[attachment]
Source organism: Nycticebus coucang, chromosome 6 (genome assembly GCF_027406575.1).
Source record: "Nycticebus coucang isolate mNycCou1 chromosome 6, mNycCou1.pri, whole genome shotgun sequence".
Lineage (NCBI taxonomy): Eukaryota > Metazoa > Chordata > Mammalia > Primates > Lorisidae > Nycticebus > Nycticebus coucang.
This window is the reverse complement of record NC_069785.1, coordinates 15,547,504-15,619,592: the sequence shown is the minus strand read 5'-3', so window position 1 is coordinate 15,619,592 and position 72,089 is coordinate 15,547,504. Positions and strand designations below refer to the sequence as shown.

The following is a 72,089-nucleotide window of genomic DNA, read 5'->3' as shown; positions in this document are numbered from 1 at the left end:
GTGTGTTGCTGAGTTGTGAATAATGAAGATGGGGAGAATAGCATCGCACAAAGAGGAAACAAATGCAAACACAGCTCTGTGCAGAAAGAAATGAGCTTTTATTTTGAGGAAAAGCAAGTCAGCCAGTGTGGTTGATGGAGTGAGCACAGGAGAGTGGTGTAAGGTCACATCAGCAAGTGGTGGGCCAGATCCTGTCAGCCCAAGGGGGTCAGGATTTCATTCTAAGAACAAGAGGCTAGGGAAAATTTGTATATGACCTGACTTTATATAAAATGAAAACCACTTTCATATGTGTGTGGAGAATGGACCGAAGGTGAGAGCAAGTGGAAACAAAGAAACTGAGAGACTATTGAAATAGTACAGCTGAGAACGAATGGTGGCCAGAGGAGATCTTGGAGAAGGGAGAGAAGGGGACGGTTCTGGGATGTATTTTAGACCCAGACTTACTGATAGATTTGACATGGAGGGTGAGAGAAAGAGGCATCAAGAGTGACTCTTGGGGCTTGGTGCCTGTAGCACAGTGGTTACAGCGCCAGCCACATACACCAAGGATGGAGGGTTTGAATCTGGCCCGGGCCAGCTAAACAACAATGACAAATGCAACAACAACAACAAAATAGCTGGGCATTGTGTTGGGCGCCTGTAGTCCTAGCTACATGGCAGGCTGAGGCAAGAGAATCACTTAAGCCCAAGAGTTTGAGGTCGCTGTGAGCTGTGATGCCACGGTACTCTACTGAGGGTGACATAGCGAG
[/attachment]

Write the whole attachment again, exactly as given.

Source organism: Nycticebus coucang, chromosome 6 (genome assembly GCF_027406575.1).
Source record: "Nycticebus coucang isolate mNycCou1 chromosome 6, mNycCou1.pri, whole genome shotgun sequence".
Lineage (NCBI taxonomy): Eukaryota > Metazoa > Chordata > Mammalia > Primates > Lorisidae > Nycticebus > Nycticebus coucang.
This window is the reverse complement of record NC_069785.1, coordinates 15,547,504-15,619,592: the sequence shown is the minus strand read 5'-3', so window position 1 is coordinate 15,619,592 and position 72,089 is coordinate 15,547,504. Positions and strand designations below refer to the sequence as shown.

The following is a 72,089-nucleotide window of genomic DNA, read 5'->3' as shown; positions in this document are numbered from 1 at the left end:
GTGTGTTGCTGAGTTGTGAATAATGAAGATGGGGAGAATAGCATCGCACAAAGAGGAAACAAATGCAAACACAGCTCTGTGCAGAAAGAAATGAGCTTTTATTTTGAGGAAAAGCAAGTCAGCCAGTGTGGTTGATGGAGTGAGCACAGGAGAGTGGTGTAAGGTCACATCAGCAAGTGGTGGGCCAGATCCTGTCAGCCCAAGGGGGTCAGGATTTCATTCTAAGAACAAGAGGCTAGGGAAAATTTGTATATGACCTGACTTTATATAAAATGAAAACCACTTTCATATGTGTGTGGAGAATGGACCGAAGGTGAGAGCAAGTGGAAACAAAGAAACTGAGAGACTATTGAAATAGTACAGCTGAGAACGAATGGTGGCCAGAGGAGATCTTGGAGAAGGGAGAGAAGGGGACGGTTCTGGGATGTATTTTAGACCCAGACTTACTGATAGATTTGACATGGAGGGTGAGAGAAAGAGGCATCAAGAGTGACTCTTGGGGCTTGGTGCCTGTAGCACAGTGGTTACAGCGCCAGCCACATACACCAAGGATGGAGGGTTTGAATCTGGCCCGGGCCAGCTAAACAACAATGACAAATGCAACAACAACAACAAAATAGCTGGGCATTGTGTTGGGCGCCTGTAGTCCTAGCTACATGGCAGGCTGAGGCAAGAGAATCACTTAAGCCCAAGAGTTTGAGGTCGCTGTGAGCTGTGATGCCACGGTACTCTACTGAGGGTGACATAGCGAG